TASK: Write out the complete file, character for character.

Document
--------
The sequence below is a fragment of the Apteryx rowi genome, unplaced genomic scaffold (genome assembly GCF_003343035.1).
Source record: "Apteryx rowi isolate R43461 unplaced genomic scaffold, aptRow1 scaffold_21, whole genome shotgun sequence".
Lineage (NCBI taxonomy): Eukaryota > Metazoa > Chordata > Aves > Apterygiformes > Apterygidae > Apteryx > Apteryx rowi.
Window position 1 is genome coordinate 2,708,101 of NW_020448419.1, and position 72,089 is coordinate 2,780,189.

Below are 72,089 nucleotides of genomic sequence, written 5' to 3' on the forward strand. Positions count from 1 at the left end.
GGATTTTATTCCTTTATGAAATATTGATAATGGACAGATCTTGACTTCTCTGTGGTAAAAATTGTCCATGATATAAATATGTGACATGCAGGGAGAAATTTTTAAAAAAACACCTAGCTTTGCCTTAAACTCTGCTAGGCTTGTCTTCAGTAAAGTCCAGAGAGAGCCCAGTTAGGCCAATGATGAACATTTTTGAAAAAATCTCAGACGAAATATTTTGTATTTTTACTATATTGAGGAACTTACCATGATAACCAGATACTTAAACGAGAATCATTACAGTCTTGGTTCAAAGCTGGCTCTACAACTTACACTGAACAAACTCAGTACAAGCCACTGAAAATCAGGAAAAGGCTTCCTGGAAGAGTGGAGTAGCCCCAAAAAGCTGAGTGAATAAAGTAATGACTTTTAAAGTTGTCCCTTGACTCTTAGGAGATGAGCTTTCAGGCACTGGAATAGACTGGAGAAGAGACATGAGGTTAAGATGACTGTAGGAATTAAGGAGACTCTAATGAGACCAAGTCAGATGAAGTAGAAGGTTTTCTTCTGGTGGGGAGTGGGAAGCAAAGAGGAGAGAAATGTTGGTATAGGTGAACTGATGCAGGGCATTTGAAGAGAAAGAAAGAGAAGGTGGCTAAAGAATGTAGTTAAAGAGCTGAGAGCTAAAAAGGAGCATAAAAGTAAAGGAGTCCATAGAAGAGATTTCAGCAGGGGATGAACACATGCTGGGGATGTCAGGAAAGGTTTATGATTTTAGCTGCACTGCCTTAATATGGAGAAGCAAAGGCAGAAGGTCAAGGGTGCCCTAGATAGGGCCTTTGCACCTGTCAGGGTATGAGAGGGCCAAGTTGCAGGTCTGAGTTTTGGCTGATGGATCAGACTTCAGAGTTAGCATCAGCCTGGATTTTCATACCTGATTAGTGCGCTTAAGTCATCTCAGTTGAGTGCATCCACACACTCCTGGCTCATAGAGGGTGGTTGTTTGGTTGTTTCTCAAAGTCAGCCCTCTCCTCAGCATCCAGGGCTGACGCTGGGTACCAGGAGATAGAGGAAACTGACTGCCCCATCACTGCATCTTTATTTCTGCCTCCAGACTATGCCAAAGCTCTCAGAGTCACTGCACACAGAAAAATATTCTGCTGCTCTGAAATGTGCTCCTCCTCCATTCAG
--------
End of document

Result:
The sequence below is a fragment of the Apteryx rowi genome, unplaced genomic scaffold (genome assembly GCF_003343035.1).
Source record: "Apteryx rowi isolate R43461 unplaced genomic scaffold, aptRow1 scaffold_21, whole genome shotgun sequence".
Lineage (NCBI taxonomy): Eukaryota > Metazoa > Chordata > Aves > Apterygiformes > Apterygidae > Apteryx > Apteryx rowi.
Window position 1 is genome coordinate 2,708,101 of NW_020448419.1, and position 72,089 is coordinate 2,780,189.

Below are 72,089 nucleotides of genomic sequence, written 5' to 3' on the forward strand. Positions count from 1 at the left end.
GGATTTTATTCCTTTATGAAATATTGATAATGGACAGATCTTGACTTCTCTGTGGTAAAAATTGTCCATGATATAAATATGTGACATGCAGGGAGAAATTTTTAAAAAAACACCTAGCTTTGCCTTAAACTCTGCTAGGCTTGTCTTCAGTAAAGTCCAGAGAGAGCCCAGTTAGGCCAATGATGAACATTTTTGAAAAAATCTCAGACGAAATATTTTGTATTTTTACTATATTGAGGAACTTACCATGATAACCAGATACTTAAACGAGAATCATTACAGTCTTGGTTCAAAGCTGGCTCTACAACTTACACTGAACAAACTCAGTACAAGCCACTGAAAATCAGGAAAAGGCTTCCTGGAAGAGTGGAGTAGCCCCAAAAAGCTGAGTGAATAAAGTAATGACTTTTAAAGTTGTCCCTTGACTCTTAGGAGATGAGCTTTCAGGCACTGGAATAGACTGGAGAAGAGACATGAGGTTAAGATGACTGTAGGAATTAAGGAGACTCTAATGAGACCAAGTCAGATGAAGTAGAAGGTTTTCTTCTGGTGGGGAGTGGGAAGCAAAGAGGAGAGAAATGTTGGTATAGGTGAACTGATGCAGGGCATTTGAAGAGAAAGAAAGAGAAGGTGGCTAAAGAATGTAGTTAAAGAGCTGAGAGCTAAAAAGGAGCATAAAAGTAAAGGAGTCCATAGAAGAGATTTCAGCAGGGGATGAACACATGCTGGGGATGTCAGGAAAGGTTTATGATTTTAGCTGCACTGCCTTAATATGGAGAAGCAAAGGCAGAAGGTCAAGGGTGCCCTAGATAGGGCCTTTGCACCTGTCAGGGTATGAGAGGGCCAAGTTGCAGGTCTGAGTTTTGGCTGATGGATCAGACTTCAGAGTTAGCATCAGCCTGGATTTTCATACCTGATTAGTGCGCTTAAGTCATCTCAGTTGAGTGCATCCACACACTCCTGGCTCATAGAGGGTGGTTGTTTGGTTGTTTCTCAAAGTCAGCCCTCTCCTCAGCATCCAGGGCTGACGCTGGGTACCAGGAGATAGAGGAAACTGACTGCCCCATCACTGCATCTTTATTTCTGCCTCCAGACTATGCCAAAGCTCTCAGAGTCACTGCACACAGAAAAATATTCTGCTGCTCTGAAATGTGCTCCTCCTCCATTCAG